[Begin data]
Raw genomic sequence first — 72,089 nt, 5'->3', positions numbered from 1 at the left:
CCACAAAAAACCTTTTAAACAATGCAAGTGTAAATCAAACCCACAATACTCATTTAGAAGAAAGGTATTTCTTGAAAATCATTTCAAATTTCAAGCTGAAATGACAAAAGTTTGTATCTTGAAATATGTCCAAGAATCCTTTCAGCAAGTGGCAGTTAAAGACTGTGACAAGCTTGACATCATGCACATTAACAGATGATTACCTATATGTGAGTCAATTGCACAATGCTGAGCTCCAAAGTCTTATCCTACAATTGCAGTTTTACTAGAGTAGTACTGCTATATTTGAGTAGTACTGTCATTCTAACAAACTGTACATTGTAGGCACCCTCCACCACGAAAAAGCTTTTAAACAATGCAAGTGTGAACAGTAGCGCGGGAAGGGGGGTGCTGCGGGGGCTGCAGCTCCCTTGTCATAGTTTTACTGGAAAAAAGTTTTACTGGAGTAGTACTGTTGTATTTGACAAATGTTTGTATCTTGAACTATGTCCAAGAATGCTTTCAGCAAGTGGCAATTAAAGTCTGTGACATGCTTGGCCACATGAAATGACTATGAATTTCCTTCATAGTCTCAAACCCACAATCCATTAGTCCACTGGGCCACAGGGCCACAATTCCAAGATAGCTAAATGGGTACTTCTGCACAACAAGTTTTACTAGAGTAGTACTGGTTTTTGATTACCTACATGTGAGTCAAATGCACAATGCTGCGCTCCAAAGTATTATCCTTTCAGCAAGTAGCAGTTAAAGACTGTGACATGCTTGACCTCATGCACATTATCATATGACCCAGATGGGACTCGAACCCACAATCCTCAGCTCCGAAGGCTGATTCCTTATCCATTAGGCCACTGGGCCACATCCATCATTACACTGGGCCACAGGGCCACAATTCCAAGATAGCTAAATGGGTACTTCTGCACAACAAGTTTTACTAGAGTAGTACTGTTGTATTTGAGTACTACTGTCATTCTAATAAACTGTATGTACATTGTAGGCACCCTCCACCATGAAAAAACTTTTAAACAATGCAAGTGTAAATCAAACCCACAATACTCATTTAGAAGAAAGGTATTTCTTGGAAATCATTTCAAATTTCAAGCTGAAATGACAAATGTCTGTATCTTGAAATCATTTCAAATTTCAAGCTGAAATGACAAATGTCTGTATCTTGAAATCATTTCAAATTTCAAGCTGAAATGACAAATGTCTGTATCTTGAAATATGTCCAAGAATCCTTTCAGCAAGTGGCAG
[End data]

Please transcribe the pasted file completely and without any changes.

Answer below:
Raw genomic sequence first — 72,089 nt, 5'->3', positions numbered from 1 at the left:
CCACAAAAAACCTTTTAAACAATGCAAGTGTAAATCAAACCCACAATACTCATTTAGAAGAAAGGTATTTCTTGAAAATCATTTCAAATTTCAAGCTGAAATGACAAAAGTTTGTATCTTGAAATATGTCCAAGAATCCTTTCAGCAAGTGGCAGTTAAAGACTGTGACAAGCTTGACATCATGCACATTAACAGATGATTACCTATATGTGAGTCAATTGCACAATGCTGAGCTCCAAAGTCTTATCCTACAATTGCAGTTTTACTAGAGTAGTACTGCTATATTTGAGTAGTACTGTCATTCTAACAAACTGTACATTGTAGGCACCCTCCACCACGAAAAAGCTTTTAAACAATGCAAGTGTGAACAGTAGCGCGGGAAGGGGGGTGCTGCGGGGGCTGCAGCTCCCTTGTCATAGTTTTACTGGAAAAAAGTTTTACTGGAGTAGTACTGTTGTATTTGACAAATGTTTGTATCTTGAACTATGTCCAAGAATGCTTTCAGCAAGTGGCAATTAAAGTCTGTGACATGCTTGGCCACATGAAATGACTATGAATTTCCTTCATAGTCTCAAACCCACAATCCATTAGTCCACTGGGCCACAGGGCCACAATTCCAAGATAGCTAAATGGGTACTTCTGCACAACAAGTTTTACTAGAGTAGTACTGGTTTTTGATTACCTACATGTGAGTCAAATGCACAATGCTGCGCTCCAAAGTATTATCCTTTCAGCAAGTAGCAGTTAAAGACTGTGACATGCTTGACCTCATGCACATTATCATATGACCCAGATGGGACTCGAACCCACAATCCTCAGCTCCGAAGGCTGATTCCTTATCCATTAGGCCACTGGGCCACATCCATCATTACACTGGGCCACAGGGCCACAATTCCAAGATAGCTAAATGGGTACTTCTGCACAACAAGTTTTACTAGAGTAGTACTGTTGTATTTGAGTACTACTGTCATTCTAATAAACTGTATGTACATTGTAGGCACCCTCCACCATGAAAAAACTTTTAAACAATGCAAGTGTAAATCAAACCCACAATACTCATTTAGAAGAAAGGTATTTCTTGGAAATCATTTCAAATTTCAAGCTGAAATGACAAATGTCTGTATCTTGAAATCATTTCAAATTTCAAGCTGAAATGACAAATGTCTGTATCTTGAAATCATTTCAAATTTCAAGCTGAAATGACAAATGTCTGTATCTTGAAATATGTCCAAGAATCCTTTCAGCAAGTGGCAG